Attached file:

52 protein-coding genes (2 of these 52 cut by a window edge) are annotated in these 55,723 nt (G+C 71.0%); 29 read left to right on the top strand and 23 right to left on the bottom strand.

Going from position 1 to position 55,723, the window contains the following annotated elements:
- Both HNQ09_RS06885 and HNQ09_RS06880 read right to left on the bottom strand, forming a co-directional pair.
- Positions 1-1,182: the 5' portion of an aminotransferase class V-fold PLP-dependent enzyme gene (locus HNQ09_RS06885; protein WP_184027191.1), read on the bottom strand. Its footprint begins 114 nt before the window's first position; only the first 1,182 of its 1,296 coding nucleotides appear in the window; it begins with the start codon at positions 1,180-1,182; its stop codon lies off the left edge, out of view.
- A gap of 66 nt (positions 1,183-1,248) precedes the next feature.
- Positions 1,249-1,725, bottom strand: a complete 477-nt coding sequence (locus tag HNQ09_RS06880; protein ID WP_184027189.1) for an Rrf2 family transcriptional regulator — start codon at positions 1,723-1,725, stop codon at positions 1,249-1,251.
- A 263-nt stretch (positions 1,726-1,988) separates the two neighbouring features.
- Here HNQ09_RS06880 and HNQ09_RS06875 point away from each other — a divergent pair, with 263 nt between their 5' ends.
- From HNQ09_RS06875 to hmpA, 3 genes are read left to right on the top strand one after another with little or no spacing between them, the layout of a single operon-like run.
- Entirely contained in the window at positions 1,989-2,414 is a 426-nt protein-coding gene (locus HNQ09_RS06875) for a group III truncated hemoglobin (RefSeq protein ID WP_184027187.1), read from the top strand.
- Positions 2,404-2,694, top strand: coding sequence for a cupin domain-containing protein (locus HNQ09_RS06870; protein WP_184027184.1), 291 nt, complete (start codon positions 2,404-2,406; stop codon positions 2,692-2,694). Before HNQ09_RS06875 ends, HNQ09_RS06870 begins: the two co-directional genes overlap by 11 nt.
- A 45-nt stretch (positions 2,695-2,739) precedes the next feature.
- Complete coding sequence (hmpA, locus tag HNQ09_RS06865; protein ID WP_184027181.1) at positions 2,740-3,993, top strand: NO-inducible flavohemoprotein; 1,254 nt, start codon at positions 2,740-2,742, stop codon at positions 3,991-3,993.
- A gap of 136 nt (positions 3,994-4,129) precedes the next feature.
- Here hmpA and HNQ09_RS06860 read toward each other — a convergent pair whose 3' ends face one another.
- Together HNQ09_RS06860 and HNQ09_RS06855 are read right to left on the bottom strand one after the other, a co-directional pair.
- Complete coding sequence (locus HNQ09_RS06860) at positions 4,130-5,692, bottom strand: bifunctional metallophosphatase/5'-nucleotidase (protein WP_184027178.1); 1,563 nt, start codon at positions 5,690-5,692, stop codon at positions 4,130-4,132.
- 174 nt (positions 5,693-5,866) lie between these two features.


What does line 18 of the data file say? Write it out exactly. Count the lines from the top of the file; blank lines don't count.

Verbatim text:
- 174 nt (positions 5,693-5,866) lie between these two features.